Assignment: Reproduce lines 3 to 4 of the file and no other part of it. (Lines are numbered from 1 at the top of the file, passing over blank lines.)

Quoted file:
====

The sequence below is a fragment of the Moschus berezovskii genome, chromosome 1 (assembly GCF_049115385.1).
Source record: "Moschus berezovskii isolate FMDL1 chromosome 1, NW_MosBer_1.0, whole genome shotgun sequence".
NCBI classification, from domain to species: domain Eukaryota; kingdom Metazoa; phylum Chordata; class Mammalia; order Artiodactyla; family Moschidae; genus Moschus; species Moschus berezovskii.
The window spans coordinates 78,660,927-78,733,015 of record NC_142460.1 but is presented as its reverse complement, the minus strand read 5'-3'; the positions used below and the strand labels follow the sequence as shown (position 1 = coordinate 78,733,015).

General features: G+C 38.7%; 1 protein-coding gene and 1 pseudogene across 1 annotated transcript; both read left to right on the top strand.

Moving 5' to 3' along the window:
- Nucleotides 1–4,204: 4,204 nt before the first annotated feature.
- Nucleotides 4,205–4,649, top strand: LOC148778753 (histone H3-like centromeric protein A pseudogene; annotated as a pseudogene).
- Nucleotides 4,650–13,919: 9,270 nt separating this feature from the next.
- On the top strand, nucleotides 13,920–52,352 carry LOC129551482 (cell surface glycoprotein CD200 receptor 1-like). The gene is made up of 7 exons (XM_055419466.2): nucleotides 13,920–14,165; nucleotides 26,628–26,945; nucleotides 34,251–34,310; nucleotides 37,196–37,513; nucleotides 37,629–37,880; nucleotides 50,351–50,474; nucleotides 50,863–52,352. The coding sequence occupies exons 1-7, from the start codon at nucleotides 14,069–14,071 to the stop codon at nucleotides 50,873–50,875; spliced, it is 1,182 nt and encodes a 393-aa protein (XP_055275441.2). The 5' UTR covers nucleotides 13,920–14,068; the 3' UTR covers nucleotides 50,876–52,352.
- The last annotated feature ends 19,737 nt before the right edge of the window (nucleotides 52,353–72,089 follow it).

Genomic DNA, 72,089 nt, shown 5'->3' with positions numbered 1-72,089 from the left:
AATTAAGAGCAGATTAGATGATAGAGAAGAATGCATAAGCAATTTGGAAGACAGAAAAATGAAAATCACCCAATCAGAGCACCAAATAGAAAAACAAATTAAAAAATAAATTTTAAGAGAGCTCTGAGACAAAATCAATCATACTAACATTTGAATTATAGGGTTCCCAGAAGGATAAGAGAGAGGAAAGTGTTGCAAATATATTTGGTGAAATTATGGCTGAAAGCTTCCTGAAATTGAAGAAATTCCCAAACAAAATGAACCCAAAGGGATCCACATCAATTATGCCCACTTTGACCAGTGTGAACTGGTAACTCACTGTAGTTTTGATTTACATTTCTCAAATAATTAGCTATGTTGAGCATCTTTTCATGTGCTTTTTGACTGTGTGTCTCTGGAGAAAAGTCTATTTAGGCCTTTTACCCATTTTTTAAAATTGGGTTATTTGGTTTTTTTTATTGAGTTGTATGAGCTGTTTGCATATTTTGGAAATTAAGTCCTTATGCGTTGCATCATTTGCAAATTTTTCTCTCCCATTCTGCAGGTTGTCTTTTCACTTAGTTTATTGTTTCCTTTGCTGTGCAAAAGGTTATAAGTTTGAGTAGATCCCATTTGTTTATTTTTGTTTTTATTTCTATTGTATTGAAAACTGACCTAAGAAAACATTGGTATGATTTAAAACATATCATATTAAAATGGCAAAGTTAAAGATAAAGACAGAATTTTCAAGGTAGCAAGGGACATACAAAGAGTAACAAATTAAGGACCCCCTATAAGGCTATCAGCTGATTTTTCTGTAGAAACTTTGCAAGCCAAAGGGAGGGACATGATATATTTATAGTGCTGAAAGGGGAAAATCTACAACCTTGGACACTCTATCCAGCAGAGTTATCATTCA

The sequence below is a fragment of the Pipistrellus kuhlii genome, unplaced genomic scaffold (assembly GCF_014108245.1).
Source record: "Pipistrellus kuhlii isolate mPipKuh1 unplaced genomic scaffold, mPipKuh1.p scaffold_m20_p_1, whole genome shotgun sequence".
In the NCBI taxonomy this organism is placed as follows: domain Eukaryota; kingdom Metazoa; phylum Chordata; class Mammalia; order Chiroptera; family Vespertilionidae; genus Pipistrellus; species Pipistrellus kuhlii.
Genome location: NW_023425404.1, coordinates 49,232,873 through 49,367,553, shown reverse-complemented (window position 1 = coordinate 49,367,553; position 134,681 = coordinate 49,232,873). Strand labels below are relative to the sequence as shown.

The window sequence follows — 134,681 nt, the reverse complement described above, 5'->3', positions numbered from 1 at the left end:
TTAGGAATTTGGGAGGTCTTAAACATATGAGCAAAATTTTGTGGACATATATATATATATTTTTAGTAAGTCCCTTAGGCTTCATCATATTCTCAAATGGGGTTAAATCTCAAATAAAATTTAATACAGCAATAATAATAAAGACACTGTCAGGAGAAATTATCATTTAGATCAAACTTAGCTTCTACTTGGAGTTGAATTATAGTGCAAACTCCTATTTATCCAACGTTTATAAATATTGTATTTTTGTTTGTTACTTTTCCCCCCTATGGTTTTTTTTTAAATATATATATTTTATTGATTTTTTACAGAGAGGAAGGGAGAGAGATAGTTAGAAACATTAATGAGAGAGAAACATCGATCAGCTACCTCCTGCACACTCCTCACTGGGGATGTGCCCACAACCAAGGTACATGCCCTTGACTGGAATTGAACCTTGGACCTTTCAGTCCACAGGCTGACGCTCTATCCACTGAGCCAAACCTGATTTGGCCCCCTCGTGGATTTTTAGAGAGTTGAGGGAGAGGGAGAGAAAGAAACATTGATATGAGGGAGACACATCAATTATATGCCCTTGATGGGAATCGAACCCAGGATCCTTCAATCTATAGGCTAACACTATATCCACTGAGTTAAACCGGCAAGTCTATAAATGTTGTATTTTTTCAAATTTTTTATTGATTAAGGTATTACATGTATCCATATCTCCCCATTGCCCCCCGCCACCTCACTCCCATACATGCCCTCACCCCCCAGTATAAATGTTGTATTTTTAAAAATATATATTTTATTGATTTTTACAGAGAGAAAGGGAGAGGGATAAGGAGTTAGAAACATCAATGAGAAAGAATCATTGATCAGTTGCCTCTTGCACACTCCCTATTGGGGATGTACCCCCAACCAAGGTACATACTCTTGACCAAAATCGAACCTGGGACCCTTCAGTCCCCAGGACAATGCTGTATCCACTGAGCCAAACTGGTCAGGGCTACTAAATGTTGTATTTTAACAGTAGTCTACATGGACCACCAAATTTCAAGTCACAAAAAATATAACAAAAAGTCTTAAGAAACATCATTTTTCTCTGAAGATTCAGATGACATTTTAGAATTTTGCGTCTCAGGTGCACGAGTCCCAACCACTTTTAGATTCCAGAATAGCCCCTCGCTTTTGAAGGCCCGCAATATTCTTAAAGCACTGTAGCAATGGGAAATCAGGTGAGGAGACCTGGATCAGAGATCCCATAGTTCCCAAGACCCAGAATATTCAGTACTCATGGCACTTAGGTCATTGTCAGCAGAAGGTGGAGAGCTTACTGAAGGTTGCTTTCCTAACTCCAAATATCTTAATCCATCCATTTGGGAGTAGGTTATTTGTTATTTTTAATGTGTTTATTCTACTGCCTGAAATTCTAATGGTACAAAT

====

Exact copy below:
NCBI classification, from domain to species: domain Eukaryota; kingdom Metazoa; phylum Chordata; class Mammalia; order Artiodactyla; family Moschidae; genus Moschus; species Moschus berezovskii.
The window spans coordinates 78,660,927-78,733,015 of record NC_142460.1 but is presented as its reverse complement, the minus strand read 5'-3'; the positions used below and the strand labels follow the sequence as shown (position 1 = coordinate 78,733,015).